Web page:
As promised, a brief review of Under the Skin by Michel Faber. Arguably one of the most disturbing books I've ever read (included in the running are American Psycho, Blood Meridian, and that horrifying short story with the peanut by Chuck Palahniuk.) If you have a strong stomach, an appetite for thick social commentary, and crave insane narratives, read Under the Skin. So if that includes you, stop reading now because this book is better without all of the spoilers I'm about to spoil below.
If you made it this far you either have no interest in reading the book or you completely disregarded what I JUST SAID and are going ruin a really great book for yourself. Here's the run down on Under the Skin: Isserley is our young female alien protagonist who has been sent to Earth by her corporate bosses to collect unsuspecting hitchhikers to bring back to the farm. Once there, these hitchhikers are processed ("intestinally-modified" is a phrase that will haunt me for the rest of my life), fattened, and eventually killed for meat. I had a hard time reading this one on my lunch break.
This book works on many levels as allegory. The most obvious layer is the meat industry. At times this was a bit heavy handed. I like my allegories like Georges Seurat paintings-- meaningless dots up close and full pictures from a bit back. (Side note: Michel Faber is actually not a vegetarian. Don't know what to make of that.) The strongest element in this allegory is it called me on all of my crap. Faber knew exactly what excuses the reader would be making to explain why humans & cows are so different and immediately came up with a clever way to thwart that. Again, sometimes it felt like he was a bit overeager, but maybe I needed that.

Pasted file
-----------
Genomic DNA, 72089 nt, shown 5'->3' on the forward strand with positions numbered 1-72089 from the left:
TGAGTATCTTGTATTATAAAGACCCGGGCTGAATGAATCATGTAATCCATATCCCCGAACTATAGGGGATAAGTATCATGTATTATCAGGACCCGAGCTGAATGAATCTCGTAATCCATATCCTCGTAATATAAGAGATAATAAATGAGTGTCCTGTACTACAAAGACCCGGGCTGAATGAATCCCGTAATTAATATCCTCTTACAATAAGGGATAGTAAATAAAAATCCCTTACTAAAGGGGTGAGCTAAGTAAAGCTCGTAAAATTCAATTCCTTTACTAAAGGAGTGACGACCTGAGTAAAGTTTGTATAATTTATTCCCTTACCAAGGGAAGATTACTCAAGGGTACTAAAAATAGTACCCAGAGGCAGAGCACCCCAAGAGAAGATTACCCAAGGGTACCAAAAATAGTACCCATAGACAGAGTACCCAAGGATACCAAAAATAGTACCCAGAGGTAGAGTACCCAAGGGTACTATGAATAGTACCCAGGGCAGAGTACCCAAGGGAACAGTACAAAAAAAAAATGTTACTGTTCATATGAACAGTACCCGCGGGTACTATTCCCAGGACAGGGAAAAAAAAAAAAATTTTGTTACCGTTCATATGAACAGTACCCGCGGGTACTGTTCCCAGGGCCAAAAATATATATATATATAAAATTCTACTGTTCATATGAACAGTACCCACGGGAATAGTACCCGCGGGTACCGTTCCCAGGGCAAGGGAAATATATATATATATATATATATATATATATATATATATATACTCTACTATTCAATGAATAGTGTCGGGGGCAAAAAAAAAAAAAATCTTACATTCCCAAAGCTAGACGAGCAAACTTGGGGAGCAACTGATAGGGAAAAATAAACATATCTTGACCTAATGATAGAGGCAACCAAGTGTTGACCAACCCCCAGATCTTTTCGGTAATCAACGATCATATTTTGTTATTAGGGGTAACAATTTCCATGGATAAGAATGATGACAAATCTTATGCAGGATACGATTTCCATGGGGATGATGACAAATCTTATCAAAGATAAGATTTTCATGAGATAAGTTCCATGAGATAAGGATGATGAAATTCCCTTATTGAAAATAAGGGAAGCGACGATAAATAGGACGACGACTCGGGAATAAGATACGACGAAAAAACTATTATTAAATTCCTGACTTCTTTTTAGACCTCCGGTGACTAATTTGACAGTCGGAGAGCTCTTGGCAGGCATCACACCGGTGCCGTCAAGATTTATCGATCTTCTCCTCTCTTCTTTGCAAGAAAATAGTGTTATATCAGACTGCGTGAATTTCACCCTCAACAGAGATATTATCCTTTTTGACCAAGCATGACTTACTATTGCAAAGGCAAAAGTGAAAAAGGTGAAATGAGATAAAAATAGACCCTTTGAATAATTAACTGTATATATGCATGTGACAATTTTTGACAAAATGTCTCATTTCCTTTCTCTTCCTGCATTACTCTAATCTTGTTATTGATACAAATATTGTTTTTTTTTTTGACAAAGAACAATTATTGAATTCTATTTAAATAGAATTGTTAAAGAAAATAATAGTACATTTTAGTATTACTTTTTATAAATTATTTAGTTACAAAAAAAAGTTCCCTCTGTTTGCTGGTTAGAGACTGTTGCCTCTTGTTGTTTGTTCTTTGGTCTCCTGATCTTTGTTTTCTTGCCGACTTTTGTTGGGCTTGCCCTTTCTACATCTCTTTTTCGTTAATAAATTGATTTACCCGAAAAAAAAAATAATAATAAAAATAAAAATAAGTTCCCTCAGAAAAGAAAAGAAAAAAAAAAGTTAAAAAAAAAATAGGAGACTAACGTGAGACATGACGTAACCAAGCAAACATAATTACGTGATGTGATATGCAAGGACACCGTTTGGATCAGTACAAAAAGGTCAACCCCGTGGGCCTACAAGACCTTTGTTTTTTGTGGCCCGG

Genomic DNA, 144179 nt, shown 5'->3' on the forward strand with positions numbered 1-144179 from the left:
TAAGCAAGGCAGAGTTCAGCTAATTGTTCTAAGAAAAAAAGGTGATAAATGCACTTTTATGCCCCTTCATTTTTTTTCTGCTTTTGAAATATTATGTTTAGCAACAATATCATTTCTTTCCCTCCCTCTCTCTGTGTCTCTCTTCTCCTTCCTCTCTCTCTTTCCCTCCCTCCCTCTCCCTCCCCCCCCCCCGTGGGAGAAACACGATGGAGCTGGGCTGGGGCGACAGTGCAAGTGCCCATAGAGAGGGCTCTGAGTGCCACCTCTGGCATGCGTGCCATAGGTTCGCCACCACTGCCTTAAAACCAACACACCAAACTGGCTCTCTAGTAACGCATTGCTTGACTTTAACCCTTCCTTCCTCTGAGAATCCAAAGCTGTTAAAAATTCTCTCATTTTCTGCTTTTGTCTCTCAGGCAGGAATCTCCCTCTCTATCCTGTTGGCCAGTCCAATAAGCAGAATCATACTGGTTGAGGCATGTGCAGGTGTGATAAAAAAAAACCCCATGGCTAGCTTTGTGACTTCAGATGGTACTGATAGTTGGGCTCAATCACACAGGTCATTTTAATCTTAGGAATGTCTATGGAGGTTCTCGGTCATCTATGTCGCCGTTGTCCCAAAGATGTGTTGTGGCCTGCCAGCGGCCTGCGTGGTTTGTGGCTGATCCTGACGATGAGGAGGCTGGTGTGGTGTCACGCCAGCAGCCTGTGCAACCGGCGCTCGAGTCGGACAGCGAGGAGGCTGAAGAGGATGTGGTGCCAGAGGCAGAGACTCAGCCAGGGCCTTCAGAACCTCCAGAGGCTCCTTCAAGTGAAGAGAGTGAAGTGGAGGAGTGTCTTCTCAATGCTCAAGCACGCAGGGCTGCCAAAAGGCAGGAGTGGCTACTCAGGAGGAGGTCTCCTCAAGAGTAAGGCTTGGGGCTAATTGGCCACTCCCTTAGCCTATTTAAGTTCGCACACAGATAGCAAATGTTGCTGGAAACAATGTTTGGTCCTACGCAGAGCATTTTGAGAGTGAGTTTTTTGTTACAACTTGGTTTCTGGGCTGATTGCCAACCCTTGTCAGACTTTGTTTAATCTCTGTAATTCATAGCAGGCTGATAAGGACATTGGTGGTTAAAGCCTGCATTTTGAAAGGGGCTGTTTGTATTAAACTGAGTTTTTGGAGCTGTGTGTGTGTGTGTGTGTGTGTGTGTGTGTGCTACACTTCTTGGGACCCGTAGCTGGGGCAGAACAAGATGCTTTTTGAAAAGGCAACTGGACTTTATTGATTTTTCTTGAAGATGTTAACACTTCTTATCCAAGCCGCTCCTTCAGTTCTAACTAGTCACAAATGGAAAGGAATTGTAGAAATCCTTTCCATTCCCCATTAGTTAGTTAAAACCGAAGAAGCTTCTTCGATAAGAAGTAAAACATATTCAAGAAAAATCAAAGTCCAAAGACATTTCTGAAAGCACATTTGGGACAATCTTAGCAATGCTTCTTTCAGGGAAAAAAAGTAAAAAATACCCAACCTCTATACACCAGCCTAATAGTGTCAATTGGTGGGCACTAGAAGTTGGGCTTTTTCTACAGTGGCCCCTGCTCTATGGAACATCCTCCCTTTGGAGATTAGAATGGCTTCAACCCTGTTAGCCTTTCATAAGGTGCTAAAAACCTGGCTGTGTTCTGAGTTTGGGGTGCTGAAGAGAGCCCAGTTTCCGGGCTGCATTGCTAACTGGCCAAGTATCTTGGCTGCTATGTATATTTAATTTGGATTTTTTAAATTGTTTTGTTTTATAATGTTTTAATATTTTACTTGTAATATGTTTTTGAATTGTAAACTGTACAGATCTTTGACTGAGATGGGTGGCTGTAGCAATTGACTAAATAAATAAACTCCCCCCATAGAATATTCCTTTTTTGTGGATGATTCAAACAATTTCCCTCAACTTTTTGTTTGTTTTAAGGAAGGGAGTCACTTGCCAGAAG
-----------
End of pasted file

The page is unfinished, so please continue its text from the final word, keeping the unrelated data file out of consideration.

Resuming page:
There are plenty of other themes if animal rights isn't your thing. Faber also touches on class disparity, big business, sexual identity, among others. I was most intrigued by the themes of gender found in the book. Isserley, in her own way, is quite the stereotypical hardcore man-hating feminist. Betrayed by the young men who said they'd protect her on her home planet, she's become bitter and hardened toward men. Still she represents so much on a feminist scale of her own. From her gigantic fake breasts to her grandma-like face, she is a product manufactured to distract, comfort, titilate but ultimately condemn. I still don't even know exactly what Under the Skin is trying to say about gender, but I know it's a lot.
This book will stick with you. Readers beware.